Rooftops are for solar

Every big box store without rooftop solar is a missed opportunity to generate clean energy.

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Bronte Payne
Director, Go Solar Campaign

Author: Bronte Payne

Director, Go Solar Campaign

(617) 747-4327

Started on staff: 2015
B.A., cum laude and Phi Beta Kappa, Kalamazoo College

Bronte directs Environment America’s solar energy programs and campaigns. Bronte has worked on successful campaigns to renew federal tax incentives for wind and solar energy and to move Cornell University and Boston University toward 100 percent renewable energy. Bronte grew up in Michigan and now lives in Boston, where she enjoys reading, biking and practicing yoga.

One of the things I loved to do in the before (COVID) times was to slowly and casually browse through a store. I’ve always been someone who grocery shops by going up and down every aisle (don’t worry, now I’m all about getting in and out as fast as possible). I find joy in strolling for far too long through a Target, dazedly looking at the myriad things that they have for sale. 

The stores that make for the best strolling, of course, are the ones with lots of space and tons of aisles. These sprawling floor plans mean that these stores also have sprawling rooftops, perfect for hosting solar panels. 

Good for the planet 

In fact, the rooftops of America’s big box stores and shopping centers could host enough solar capacity to generate enough electricity to power more than 7 million average U.S. homes. Installing that much solar capacity on superstores would also reduce global warming pollution equivalent to taking about 12 million vehicles off the road. What a wasted opportunity if we don’t put these rooftops to good use! 

Good for consumers 

As the common adage goes, it’s all about location, location, location. One might argue that we could build all of this solar elsewhere, but the proximity of America’s more than 102,000 big box stores to the places that we live means that solar on these retailers’ rooftops could provide particular benefits to consumers. Rooftop solar can help create a more modern, efficient and resilient electric grid. 

Putting solar panels on superstore rooftops allows us to generate clean energy right where it is going to be consumed. This can help utilities reduce the need for costly grid updates such as new power plants and added transmission and distribution lines. This is huge because those costs normally get passed onto consumers. Similarly, by producing renewable energy on-site, big box stores can reduce the amount of electricity lost as it travels along transmission lines. The U.S. Energy Information Administration estimated that the United States lost about $21 billion worth of electricity in 2017, or 5 percent of the total amount of electricity generated that year. We don’t need to generate as much electricity if we waste less of it.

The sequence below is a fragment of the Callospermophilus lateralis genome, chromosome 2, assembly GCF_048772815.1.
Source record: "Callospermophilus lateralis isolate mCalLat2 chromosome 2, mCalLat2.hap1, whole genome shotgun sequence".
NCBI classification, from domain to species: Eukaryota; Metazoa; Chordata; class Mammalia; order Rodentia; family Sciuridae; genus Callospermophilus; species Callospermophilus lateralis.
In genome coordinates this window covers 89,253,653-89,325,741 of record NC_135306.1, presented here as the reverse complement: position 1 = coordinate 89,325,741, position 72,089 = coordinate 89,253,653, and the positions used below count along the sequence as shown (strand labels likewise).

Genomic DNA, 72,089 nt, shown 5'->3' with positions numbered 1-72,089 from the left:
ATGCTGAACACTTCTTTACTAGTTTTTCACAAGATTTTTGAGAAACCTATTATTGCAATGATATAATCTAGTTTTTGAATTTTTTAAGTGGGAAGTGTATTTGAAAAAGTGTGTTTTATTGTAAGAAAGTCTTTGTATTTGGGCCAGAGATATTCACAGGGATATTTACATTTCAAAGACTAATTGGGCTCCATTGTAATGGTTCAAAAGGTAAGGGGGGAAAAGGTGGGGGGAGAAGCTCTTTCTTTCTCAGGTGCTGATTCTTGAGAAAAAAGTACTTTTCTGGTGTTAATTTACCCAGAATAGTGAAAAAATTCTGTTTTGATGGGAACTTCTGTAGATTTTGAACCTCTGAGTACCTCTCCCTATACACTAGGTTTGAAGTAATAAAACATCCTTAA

Good for businesses 

Big box stores would directly benefit from putting solar on their rooftops. It takes a lot of electricity to keep these superstores running -- just think if you had to pay for all the lights kept on at your local grocery store! The renewable power produced by rooftop solar panels could save these big box stores $8.2 billion annually on their electricity bills. 

Superstores and grocery store chains can play an important role in our transition to clean, renewable energy by putting their rooftops and their parking lots to good use as hosts for solar panels. I’m excited to build a future where every time I stroll through a big box store, I know that clean, renewable solar power is being produced right above my head.

Photo credit: Ikea 

Bronte Payne
Director, Go Solar Campaign

Author: Bronte Payne

Director, Go Solar Campaign

(617) 747-4327

Started on staff: 2015
B.A., cum laude and Phi Beta Kappa, Kalamazoo College

Bronte directs Environment America’s solar energy programs and campaigns. Bronte has worked on successful campaigns to renew federal tax incentives for wind and solar energy and to move Cornell University and Boston University toward 100 percent renewable energy. Bronte grew up in Michigan and now lives in Boston, where she enjoys reading, biking and practicing yoga.